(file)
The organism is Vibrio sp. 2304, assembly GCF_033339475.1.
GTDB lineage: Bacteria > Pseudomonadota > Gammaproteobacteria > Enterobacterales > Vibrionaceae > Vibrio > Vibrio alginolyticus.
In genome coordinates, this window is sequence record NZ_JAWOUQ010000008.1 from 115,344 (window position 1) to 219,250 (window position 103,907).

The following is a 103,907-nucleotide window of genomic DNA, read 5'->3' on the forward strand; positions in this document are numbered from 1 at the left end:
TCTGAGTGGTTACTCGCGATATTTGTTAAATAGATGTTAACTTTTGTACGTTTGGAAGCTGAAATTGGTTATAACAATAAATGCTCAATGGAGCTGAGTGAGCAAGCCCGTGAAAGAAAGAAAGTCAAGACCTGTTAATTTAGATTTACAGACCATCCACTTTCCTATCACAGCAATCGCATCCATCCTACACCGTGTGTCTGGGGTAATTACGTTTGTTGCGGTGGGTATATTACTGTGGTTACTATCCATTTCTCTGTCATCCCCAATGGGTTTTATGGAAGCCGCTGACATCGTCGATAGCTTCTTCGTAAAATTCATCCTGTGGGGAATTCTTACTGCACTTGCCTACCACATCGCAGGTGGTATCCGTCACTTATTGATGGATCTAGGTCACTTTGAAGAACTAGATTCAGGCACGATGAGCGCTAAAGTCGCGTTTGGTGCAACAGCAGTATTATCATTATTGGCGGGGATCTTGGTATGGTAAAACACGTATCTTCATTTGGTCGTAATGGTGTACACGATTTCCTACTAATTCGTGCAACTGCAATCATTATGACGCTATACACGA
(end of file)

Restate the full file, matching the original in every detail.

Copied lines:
The organism is Vibrio sp. 2304, assembly GCF_033339475.1.
GTDB lineage: Bacteria > Pseudomonadota > Gammaproteobacteria > Enterobacterales > Vibrionaceae > Vibrio > Vibrio alginolyticus.
In genome coordinates, this window is sequence record NZ_JAWOUQ010000008.1 from 115,344 (window position 1) to 219,250 (window position 103,907).

The following is a 103,907-nucleotide window of genomic DNA, read 5'->3' on the forward strand; positions in this document are numbered from 1 at the left end:
TCTGAGTGGTTACTCGCGATATTTGTTAAATAGATGTTAACTTTTGTACGTTTGGAAGCTGAAATTGGTTATAACAATAAATGCTCAATGGAGCTGAGTGAGCAAGCCCGTGAAAGAAAGAAAGTCAAGACCTGTTAATTTAGATTTACAGACCATCCACTTTCCTATCACAGCAATCGCATCCATCCTACACCGTGTGTCTGGGGTAATTACGTTTGTTGCGGTGGGTATATTACTGTGGTTACTATCCATTTCTCTGTCATCCCCAATGGGTTTTATGGAAGCCGCTGACATCGTCGATAGCTTCTTCGTAAAATTCATCCTGTGGGGAATTCTTACTGCACTTGCCTACCACATCGCAGGTGGTATCCGTCACTTATTGATGGATCTAGGTCACTTTGAAGAACTAGATTCAGGCACGATGAGCGCTAAAGTCGCGTTTGGTGCAACAGCAGTATTATCATTATTGGCGGGGATCTTGGTATGGTAAAACACGTATCTTCATTTGGTCGTAATGGTGTACACGATTTCCTACTAATTCGTGCAACTGCAATCATTATGACGCTATACACGA